Time for another story…


The day after Christmas, 2003, Terry was diagnosed with end stage renal failure and told that he’d need a kidney transplant. In the meantime, he started attending five-hour dialysis sessions three times a week, at a hospital on the other side of the city.

Of course, we were devastated. We had bought a house (and a dog) together the year before. Both of us were working, and doing pretty well in our respective careers. Now, although, Terry was forced to give up his job, we struggled to get by on my salary alone, and there seemed to be no light at the end of the tunnel.

This state of affairs lasted for four months. By the end of that time, we had made a decision: Terry and I had always wanted to run our own business. Neither of us enjoyed the monotony of the 9-5, and we were both attracted to the idea of working for ourselves, being our own bosses, and generally taking back control of our lives. so we did.

Terry is a website designer. Every morning he headed off to dialysis with his laptop under his arm, and rather than spending the five hours of treatment sleeping, or watching TV, he spent the time designing websites. He sold the first site he designed to a local estate agent. A few months later, I quit my job and joined him, writing website copy and press releases for our clients. Hot Igloo Productions Ltd., was incorporated in June 2004, and is still going strong.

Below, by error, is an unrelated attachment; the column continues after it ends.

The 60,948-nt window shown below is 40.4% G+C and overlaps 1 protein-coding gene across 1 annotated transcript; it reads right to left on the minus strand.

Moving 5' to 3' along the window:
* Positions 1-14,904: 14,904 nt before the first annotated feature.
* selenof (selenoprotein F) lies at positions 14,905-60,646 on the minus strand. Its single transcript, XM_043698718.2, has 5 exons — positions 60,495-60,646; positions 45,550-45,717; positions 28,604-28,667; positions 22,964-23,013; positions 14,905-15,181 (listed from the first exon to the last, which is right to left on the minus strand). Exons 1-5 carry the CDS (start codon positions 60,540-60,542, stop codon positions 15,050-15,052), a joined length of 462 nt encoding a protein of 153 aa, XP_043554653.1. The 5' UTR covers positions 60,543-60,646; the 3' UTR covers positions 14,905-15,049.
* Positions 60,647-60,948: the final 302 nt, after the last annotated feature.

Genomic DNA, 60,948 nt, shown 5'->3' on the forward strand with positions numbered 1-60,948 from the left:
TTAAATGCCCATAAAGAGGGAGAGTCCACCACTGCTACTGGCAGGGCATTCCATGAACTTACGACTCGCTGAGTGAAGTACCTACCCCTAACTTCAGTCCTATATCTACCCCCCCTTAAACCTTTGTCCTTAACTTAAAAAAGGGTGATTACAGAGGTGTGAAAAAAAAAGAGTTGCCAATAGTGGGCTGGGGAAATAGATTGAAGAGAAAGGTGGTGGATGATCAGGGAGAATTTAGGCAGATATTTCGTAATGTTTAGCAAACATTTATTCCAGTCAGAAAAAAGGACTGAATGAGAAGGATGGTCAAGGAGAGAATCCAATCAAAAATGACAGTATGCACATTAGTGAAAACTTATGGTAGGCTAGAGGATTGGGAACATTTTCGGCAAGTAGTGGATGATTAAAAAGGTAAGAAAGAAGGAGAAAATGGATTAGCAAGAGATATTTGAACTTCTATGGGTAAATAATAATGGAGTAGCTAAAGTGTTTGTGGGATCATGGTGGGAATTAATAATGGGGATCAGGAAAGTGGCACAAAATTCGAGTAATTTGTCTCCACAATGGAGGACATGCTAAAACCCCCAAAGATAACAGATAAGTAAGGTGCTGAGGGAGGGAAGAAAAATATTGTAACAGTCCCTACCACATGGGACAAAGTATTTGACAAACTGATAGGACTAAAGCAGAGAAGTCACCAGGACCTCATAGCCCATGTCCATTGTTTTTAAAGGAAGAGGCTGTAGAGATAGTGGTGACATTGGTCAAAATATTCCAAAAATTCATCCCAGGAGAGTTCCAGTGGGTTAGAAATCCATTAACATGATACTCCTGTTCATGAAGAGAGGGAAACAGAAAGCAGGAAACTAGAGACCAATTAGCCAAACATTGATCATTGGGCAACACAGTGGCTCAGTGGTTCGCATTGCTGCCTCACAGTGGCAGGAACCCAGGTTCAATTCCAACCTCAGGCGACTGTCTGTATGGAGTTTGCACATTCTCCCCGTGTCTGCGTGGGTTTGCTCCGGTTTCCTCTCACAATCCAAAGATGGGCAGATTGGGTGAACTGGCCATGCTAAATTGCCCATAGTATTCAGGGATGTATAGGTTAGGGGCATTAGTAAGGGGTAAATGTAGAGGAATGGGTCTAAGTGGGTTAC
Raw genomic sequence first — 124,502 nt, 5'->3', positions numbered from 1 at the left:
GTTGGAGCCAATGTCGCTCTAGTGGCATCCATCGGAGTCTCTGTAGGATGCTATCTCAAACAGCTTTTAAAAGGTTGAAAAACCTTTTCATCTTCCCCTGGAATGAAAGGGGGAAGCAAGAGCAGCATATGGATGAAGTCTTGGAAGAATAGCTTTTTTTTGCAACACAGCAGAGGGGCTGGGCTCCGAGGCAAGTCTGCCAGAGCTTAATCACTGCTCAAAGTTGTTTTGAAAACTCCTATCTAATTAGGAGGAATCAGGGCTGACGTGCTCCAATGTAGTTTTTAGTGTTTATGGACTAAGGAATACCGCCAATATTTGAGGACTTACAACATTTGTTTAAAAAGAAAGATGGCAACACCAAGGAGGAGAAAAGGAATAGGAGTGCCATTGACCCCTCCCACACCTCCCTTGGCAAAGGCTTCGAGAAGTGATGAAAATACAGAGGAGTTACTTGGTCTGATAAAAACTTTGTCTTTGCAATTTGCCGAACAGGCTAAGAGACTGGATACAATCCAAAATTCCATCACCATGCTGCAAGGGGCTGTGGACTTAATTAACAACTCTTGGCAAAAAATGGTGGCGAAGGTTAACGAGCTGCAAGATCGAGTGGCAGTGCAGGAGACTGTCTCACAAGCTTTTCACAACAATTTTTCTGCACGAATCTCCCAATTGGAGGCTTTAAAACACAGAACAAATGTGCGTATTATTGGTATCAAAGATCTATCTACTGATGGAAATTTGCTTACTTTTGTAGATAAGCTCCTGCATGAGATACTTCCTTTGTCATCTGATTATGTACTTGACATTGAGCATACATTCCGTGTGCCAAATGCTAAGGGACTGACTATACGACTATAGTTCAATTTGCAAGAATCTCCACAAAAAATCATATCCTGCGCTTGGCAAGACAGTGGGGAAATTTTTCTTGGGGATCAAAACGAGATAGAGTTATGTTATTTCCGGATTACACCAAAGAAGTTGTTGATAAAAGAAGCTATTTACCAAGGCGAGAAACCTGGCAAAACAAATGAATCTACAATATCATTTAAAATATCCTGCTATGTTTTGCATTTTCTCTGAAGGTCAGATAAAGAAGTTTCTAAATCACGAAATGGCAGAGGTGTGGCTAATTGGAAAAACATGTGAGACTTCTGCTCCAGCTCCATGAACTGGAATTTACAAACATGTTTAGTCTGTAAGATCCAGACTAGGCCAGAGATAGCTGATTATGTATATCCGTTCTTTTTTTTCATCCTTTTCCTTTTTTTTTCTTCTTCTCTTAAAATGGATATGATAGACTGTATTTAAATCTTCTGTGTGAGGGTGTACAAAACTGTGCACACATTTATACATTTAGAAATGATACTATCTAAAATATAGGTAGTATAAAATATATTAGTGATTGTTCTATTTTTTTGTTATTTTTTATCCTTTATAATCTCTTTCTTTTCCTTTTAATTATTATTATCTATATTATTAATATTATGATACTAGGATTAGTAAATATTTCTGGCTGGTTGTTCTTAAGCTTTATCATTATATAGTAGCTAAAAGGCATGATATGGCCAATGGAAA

I love telling people this story. I particularly love telling it to people who find themselves diagnosed with kidney failure, like Terry, and think that their lives are over. I like to think that they love the story too – and I know that the press did.

Not long after we launched Hot Igloo, I sent a press release out to our local papers. The headline was “Running a business from a hospital bed” and it focused on Terry – his illness, and how he’d turned his bad luck around to start-up his own business.

The press release appeared on our local news website on a Wednesday morning. Within minutes of it going live, our phone was ringing off the hook with calls from other newspapers. That day, Terry was joined at dialysis by a photographer working for the largest news agency in the country. The next morning, our story, complete with pictures, appeared in both of the local newspapers for our area, countless news websites and one or two national newspapers. It even appeared in a clutch of specialist kidney publications, including the Journal of Nephrology.